Shortly after, and during the said siege, the earl of Salisbury was in the tower and bastille above the end of the bridge of the said Orleans, the which had the said English gained of the French, and the said earl looked through one of the windows towards the said city; and as it was said, one of his captains, named

Glassdal, (Glasdale) spake these or the like words to him : " My lord, look at your city, you see it well and at ease from here;" and suddenly came a stone from a cannon of the said city, which struck against one of the sides of the said window, in such wise, that the said window assailed the said earl upon the face in such a manner, that three or four days afterwards he passed from life unto death. And no man of the said city could learn who had set fire to nor discharged the said cannon, and nothing was known in the said city.

“ In the tower that was taken at the bridge ende, as you

before have heard, there was a high chamber, havyng a grate full of barres of yron, by the which a man might loke all the length of the bridge into the city; at which grate, many of the chiefe capteynes stoode dyverse times, viewyng the citie, and devisyng in what place it was best assautable. They within the citie perceyved well this totyng hole, and layde a piece of ordinaunce directly agaynst the windowe. It so chaunced that the lix day after the siege layd before the citie, the erle of Salisbury, Sir Thomas Gargrave, and William Glasdale, and diverse other, went into the sayde tower, and so into the high chamber, and looked out at the grate; and within a short space, the sonne of the maister goonner, perceyvyng men looke out at the chamber windowe, tooke his matche, as his father had taught him, which was gone downe to dinner, and fired the goon, which brake and shevered the yron barres of the grate, whereof one strake the erle so strongly on the hed, that it stroke away one of his eyes and the side of his cheeke; Sir Thomas Gar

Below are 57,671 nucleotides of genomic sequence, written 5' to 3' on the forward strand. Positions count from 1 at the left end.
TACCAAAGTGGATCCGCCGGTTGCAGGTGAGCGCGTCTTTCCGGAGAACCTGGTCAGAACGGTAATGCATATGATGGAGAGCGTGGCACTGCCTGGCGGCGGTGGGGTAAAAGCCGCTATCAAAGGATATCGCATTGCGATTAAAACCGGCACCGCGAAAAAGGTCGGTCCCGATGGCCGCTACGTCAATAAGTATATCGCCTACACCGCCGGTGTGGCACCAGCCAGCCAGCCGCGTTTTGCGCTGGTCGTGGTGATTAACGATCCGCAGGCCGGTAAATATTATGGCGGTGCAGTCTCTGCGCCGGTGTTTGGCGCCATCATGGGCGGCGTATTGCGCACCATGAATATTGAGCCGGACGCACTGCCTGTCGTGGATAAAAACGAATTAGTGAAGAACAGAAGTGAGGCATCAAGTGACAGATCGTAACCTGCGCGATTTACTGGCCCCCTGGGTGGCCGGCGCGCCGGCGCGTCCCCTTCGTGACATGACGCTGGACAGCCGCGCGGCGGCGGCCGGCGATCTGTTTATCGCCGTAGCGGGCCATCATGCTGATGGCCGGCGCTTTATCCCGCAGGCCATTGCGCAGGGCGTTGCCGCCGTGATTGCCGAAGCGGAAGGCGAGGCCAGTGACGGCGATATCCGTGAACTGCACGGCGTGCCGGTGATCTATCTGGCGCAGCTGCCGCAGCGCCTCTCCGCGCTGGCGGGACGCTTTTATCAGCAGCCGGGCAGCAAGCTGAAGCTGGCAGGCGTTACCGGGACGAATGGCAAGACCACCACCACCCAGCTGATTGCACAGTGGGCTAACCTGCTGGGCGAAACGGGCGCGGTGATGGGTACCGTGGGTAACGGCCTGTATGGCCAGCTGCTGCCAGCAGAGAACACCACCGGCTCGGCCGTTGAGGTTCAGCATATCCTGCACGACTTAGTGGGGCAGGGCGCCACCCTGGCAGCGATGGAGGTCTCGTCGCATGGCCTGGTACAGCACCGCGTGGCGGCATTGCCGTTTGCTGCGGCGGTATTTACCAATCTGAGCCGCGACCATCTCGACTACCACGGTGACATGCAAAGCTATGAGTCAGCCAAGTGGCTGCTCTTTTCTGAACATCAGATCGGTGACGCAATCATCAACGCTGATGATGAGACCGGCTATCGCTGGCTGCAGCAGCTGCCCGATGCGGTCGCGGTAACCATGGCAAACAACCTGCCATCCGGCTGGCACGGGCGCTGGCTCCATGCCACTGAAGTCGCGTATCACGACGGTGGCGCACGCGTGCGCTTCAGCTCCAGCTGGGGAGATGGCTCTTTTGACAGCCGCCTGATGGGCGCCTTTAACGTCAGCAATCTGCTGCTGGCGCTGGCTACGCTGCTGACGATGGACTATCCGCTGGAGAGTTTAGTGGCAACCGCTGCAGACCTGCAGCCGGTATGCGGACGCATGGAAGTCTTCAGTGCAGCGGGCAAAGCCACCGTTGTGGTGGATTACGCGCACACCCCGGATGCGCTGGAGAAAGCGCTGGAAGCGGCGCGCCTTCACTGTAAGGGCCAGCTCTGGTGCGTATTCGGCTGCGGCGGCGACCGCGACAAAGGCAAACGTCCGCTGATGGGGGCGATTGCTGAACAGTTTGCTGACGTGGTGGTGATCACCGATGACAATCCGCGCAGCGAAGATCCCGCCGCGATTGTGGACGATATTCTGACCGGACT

K

grave was likewise stricken, so that he died within two dayes." —Grafton, p. 531.

“ But sorowe it is to tell and doolfull to wryte, whyle one day the sayd good erle, Sir Thomas Montagu, rested hym at a bay wyndow, and beheld the compasse of the citie, and talked with his familiers, a gonne was leveyled out of the citie from a place unknowen, whiche brake the tymbre or stone of the wyndowe with such vyolence, that the peces therof all to quashed the face of the noble erle, in suche wyse that he dyed wythin thre dayes folowyng. Upon whose soule all christen Jesu have mercy. Amen.

“ Thus after dyvers wryters was initium malorum, for after this myshape the Englyshmenloste rather then wanne, so that by lytell & lytell they loste all their possession in Fraunce. And albeit that somewhat they gate after, yet for one that they wane thei loste thre, as after shall appeare." - Fabian's Chronicle, fol. 376.

“ It so chanced, that the 59th day after the siege was layd, the erle of Salisburie, Sir Thomas Gargrave, and William Glasdale, with divers other, went into the said tower and so unto the high chamber, and looked out at the grate, and within a short space, the sonne of the master gunner perceiving men looking out at the window, tooke his match, as his father had taught him, who was gone downe to dinner, and fired the gunne, the shot whereof brake and sheevered the iron barres of the grate, so that one of the same barres strake the earle so violently on the head, that it stroke away one of his eyes, and the syde of hys cheeke.